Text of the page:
Be careful of your thoughts. Whatever you send out of your mind, comes back to you. Every thought you think, is a boomerang. If you hate another, hate will come back to you. If you love others, love will come back to you. An evil thought is thrice cursed. First, it harms the thinker by doing injustice to his mental body. Secondly, it harms the person who is its object. Lastly, it harms all mankind by vitiating the whole mental atmosphere.
Every evil thought is as a sword drawn on the person to whom it is directed. If you entertain thoughts of hatred, you are really a murderer of that man against whom you foster thoughts of hatred. You are your own suicide, because these thoughts rebound upon you only. A mind tenanted by evil thoughts acts as a magnet to attract like thoughts from others and thus intensifies the original evil. Evil thoughts thrown into the mental atmosphere poison receptive minds. To dwell on an evil thought gradually deprives it of its repulsiveness and impels the thinker to perform an action which embodiesit.
Very carefully watch all your thoughts. Suppose you are assailed by gloomy thoughts. You experience depression. Take a small cup of milk or tea. Sit calmly. Close your eyes. Find out the cause for the depression and try to remove the cause. The best method to overcome the gloomy thoughts and the consequent depression, is to think of inspiring thoughts and inspiring things. Remember again, positive overcomes negative. This is a grand effective law of nature. [...]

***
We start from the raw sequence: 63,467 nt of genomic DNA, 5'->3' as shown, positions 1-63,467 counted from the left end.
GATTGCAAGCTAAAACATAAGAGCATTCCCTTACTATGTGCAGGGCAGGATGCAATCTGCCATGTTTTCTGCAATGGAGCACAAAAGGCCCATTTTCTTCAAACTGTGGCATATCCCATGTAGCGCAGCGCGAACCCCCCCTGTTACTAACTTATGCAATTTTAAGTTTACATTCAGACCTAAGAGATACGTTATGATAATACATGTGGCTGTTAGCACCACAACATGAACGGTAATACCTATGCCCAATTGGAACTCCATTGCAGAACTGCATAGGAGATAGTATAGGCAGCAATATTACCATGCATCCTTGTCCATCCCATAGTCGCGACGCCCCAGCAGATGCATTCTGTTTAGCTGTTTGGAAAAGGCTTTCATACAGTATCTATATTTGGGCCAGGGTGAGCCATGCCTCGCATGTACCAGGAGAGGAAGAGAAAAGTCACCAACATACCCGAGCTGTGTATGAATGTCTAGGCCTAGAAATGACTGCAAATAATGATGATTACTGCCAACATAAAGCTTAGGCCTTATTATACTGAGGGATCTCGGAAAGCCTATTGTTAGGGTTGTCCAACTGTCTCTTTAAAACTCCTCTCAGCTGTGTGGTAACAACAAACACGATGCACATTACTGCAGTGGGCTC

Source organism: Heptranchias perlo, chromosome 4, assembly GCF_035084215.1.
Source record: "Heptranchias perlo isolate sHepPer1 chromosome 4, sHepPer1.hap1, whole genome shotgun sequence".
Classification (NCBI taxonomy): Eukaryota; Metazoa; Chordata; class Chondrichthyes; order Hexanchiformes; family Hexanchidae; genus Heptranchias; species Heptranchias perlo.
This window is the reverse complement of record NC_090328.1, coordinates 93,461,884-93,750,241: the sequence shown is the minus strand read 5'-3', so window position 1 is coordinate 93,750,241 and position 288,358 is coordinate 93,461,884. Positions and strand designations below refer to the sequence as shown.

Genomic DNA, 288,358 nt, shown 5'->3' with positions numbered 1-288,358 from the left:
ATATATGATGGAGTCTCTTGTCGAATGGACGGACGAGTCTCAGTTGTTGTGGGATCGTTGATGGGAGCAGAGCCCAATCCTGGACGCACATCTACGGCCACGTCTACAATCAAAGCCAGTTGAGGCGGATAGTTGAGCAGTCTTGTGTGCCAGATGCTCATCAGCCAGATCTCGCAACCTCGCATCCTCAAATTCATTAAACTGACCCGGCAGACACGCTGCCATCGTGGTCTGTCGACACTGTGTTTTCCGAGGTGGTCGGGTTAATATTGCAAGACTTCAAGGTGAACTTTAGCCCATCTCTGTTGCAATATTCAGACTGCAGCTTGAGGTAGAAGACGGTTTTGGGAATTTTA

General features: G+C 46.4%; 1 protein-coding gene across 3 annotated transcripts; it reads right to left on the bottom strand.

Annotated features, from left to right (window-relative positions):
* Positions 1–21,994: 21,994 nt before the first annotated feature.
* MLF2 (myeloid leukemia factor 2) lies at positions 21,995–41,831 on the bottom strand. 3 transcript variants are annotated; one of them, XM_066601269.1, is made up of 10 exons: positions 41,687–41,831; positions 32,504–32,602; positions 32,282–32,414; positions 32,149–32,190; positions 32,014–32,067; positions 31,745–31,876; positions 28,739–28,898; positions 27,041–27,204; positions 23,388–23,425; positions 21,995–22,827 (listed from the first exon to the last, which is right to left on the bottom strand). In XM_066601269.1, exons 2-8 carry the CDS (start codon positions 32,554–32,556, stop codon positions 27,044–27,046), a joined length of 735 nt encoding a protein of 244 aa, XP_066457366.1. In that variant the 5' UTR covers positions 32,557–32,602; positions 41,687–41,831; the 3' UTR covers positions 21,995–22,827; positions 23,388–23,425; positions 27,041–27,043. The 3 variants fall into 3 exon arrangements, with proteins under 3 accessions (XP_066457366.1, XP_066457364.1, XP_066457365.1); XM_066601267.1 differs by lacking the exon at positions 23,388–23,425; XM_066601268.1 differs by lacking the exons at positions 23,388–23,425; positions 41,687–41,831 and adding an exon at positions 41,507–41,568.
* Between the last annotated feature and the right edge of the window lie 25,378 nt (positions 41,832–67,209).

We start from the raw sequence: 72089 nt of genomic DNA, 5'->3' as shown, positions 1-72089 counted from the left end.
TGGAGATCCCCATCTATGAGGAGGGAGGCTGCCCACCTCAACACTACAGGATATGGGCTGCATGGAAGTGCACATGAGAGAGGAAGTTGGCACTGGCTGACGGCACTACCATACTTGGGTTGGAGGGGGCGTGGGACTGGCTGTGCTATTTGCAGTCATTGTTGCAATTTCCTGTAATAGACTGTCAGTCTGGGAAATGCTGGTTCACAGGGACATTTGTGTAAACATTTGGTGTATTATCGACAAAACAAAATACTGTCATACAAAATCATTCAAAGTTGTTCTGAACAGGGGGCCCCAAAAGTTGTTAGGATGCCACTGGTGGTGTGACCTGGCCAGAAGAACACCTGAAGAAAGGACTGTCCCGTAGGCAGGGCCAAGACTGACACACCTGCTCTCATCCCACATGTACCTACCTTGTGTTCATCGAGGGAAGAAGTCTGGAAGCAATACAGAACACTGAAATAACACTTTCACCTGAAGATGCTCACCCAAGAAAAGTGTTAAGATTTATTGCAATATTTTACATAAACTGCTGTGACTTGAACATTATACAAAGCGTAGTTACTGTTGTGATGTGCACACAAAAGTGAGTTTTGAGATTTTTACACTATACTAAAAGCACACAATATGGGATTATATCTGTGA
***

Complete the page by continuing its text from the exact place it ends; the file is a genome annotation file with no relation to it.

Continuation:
The science of thought power is very interesting and subtle. This thought-world ( niệm pháp giới) is more real relatively than this physical universe. The power of thought is very great. Every thought of yours has a literal value to you in every possible way. The strength of your body, the strength of your mind, your success in life and the pleasures you give to others by your company - all depend on the nature and quality of your thoughts. You must know thought-culture, and develop thought power.
The Book was first published in 1942. The present edition has been revised and expanded. Though primarily intended for the students and beginners rather than scholars, the reader will find it an extremely valuable handbook, offering a sound foundation to the basic tenets of Buddhism as found in its original Pali tradition.